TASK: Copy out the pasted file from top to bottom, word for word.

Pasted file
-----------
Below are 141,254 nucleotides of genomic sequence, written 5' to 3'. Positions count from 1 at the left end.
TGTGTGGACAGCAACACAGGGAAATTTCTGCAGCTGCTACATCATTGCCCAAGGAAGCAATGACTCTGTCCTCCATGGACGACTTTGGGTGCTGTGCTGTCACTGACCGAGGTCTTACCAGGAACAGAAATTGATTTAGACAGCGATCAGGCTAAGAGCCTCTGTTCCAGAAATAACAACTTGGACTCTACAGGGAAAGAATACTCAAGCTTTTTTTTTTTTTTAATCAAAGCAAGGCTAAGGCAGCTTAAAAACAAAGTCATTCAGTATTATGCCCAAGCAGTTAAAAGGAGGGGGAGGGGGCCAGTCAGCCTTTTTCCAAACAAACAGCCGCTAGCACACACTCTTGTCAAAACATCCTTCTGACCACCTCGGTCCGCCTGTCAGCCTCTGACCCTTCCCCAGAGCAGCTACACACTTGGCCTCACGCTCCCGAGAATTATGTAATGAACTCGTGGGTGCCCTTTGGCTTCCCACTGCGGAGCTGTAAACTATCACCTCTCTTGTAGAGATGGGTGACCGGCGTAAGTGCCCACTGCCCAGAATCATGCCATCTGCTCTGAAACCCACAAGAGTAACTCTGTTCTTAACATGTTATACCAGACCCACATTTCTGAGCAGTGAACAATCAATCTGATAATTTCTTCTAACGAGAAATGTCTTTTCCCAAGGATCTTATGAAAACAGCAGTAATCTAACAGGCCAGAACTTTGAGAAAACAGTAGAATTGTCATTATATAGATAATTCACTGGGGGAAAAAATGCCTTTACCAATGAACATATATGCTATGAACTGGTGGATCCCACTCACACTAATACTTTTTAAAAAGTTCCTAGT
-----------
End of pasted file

Below are 141,254 nucleotides of genomic sequence, written 5' to 3'. Positions count from 1 at the left end.
TGTGTGGACAGCAACACAGGGAAATTTCTGCAGCTGCTACATCATTGCCCAAGGAAGCAATGACTCTGTCCTCCATGGACGACTTTGGGTGCTGTGCTGTCACTGACCGAGGTCTTACCAGGAACAGAAATTGATTTAGACAGCGATCAGGCTAAGAGCCTCTGTTCCAGAAATAACAACTTGGACTCTACAGGGAAAGAATACTCAAGCTTTTTTTTTTTTTTAATCAAAGCAAGGCTAAGGCAGCTTAAAAACAAAGTCATTCAGTATTATGCCCAAGCAGTTAAAAGGAGGGGGAGGGGGCCAGTCAGCCTTTTTCCAAACAAACAGCCGCTAGCACACACTCTTGTCAAAACATCCTTCTGACCACCTCGGTCCGCCTGTCAGCCTCTGACCCTTCCCCAGAGCAGCTACACACTTGGCCTCACGCTCCCGAGAATTATGTAATGAACTCGTGGGTGCCCTTTGGCTTCCCACTGCGGAGCTGTAAACTATCACCTCTCTTGTAGAGATGGGTGACCGGCGTAAGTGCCCACTGCCCAGAATCATGCCATCTGCTCTGAAACCCACAAGAGTAACTCTGTTCTTAACATGTTATACCAGACCCACATTTCTGAGCAGTGAACAATCAATCTGATAATTTCTTCTAACGAGAAATGTCTTTTCCCAAGGATCTTATGAAAACAGCAGTAATCTAACAGGCCAGAACTTTGAGAAAACAGTAGAATTGTCATTATATAGATAATTCACTGGGGGAAAAAATGCCTTTACCAATGAACATATATGCTATGAACTGGTGGATCCCACTCACACTAATACTTTTTAAAAAGTTCCTAGT